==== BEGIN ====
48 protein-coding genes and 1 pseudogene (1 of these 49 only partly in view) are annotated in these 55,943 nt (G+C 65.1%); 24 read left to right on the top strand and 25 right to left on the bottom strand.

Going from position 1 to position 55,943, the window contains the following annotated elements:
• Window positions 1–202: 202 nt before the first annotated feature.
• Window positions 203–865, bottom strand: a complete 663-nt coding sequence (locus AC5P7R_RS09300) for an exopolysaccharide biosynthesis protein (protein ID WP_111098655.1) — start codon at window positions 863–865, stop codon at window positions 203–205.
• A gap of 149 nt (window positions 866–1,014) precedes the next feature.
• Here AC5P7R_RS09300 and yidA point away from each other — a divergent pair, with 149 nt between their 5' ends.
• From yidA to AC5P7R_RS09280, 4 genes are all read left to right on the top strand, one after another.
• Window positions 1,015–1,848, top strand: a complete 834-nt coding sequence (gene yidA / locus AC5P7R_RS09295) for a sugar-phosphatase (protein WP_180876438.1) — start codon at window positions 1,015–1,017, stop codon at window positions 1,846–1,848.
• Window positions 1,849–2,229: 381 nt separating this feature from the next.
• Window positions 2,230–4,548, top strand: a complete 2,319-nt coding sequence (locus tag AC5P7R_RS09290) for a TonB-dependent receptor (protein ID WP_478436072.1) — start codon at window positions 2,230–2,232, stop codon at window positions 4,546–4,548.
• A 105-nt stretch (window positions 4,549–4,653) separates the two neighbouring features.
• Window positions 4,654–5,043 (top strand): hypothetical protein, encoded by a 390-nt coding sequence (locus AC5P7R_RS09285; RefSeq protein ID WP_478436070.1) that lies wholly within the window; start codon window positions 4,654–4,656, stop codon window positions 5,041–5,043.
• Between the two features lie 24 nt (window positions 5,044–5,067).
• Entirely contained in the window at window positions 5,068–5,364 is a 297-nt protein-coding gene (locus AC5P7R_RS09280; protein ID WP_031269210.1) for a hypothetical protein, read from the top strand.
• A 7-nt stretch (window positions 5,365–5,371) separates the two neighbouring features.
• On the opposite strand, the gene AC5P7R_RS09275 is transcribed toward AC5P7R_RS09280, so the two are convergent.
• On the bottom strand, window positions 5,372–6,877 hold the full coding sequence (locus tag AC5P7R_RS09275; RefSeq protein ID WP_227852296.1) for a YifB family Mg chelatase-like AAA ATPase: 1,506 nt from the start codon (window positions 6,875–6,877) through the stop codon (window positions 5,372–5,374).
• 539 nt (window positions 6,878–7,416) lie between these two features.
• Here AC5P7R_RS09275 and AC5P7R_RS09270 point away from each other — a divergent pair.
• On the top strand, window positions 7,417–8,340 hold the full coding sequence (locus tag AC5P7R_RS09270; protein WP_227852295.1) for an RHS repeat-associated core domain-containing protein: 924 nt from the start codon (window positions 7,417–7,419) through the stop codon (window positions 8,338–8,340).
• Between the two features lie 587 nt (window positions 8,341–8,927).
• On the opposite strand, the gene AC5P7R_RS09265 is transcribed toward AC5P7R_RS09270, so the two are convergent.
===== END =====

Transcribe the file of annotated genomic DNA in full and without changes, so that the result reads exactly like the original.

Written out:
48 protein-coding genes and 1 pseudogene (1 of these 49 only partly in view) are annotated in these 55,943 nt (G+C 65.1%); 24 read left to right on the top strand and 25 right to left on the bottom strand.

Going from position 1 to position 55,943, the window contains the following annotated elements:
• Window positions 1–202: 202 nt before the first annotated feature.
• Window positions 203–865, bottom strand: a complete 663-nt coding sequence (locus AC5P7R_RS09300) for an exopolysaccharide biosynthesis protein (protein ID WP_111098655.1) — start codon at window positions 863–865, stop codon at window positions 203–205.
• A gap of 149 nt (window positions 866–1,014) precedes the next feature.
• Here AC5P7R_RS09300 and yidA point away from each other — a divergent pair, with 149 nt between their 5' ends.
• From yidA to AC5P7R_RS09280, 4 genes are all read left to right on the top strand, one after another.
• Window positions 1,015–1,848, top strand: a complete 834-nt coding sequence (gene yidA / locus AC5P7R_RS09295) for a sugar-phosphatase (protein WP_180876438.1) — start codon at window positions 1,015–1,017, stop codon at window positions 1,846–1,848.
• Window positions 1,849–2,229: 381 nt separating this feature from the next.
• Window positions 2,230–4,548, top strand: a complete 2,319-nt coding sequence (locus tag AC5P7R_RS09290) for a TonB-dependent receptor (protein ID WP_478436072.1) — start codon at window positions 2,230–2,232, stop codon at window positions 4,546–4,548.
• A 105-nt stretch (window positions 4,549–4,653) separates the two neighbouring features.
• Window positions 4,654–5,043 (top strand): hypothetical protein, encoded by a 390-nt coding sequence (locus AC5P7R_RS09285; RefSeq protein ID WP_478436070.1) that lies wholly within the window; start codon window positions 4,654–4,656, stop codon window positions 5,041–5,043.
• Between the two features lie 24 nt (window positions 5,044–5,067).
• Entirely contained in the window at window positions 5,068–5,364 is a 297-nt protein-coding gene (locus AC5P7R_RS09280; protein ID WP_031269210.1) for a hypothetical protein, read from the top strand.
• A 7-nt stretch (window positions 5,365–5,371) separates the two neighbouring features.
• On the opposite strand, the gene AC5P7R_RS09275 is transcribed toward AC5P7R_RS09280, so the two are convergent.
• On the bottom strand, window positions 5,372–6,877 hold the full coding sequence (locus tag AC5P7R_RS09275; RefSeq protein ID WP_227852296.1) for a YifB family Mg chelatase-like AAA ATPase: 1,506 nt from the start codon (window positions 6,875–6,877) through the stop codon (window positions 5,372–5,374).
• 539 nt (window positions 6,878–7,416) lie between these two features.
• Here AC5P7R_RS09275 and AC5P7R_RS09270 point away from each other — a divergent pair.
• On the top strand, window positions 7,417–8,340 hold the full coding sequence (locus tag AC5P7R_RS09270; protein WP_227852295.1) for an RHS repeat-associated core domain-containing protein: 924 nt from the start codon (window positions 7,417–7,419) through the stop codon (window positions 8,338–8,340).
• Between the two features lie 587 nt (window positions 8,341–8,927).
• On the opposite strand, the gene AC5P7R_RS09265 is transcribed toward AC5P7R_RS09270, so the two are convergent.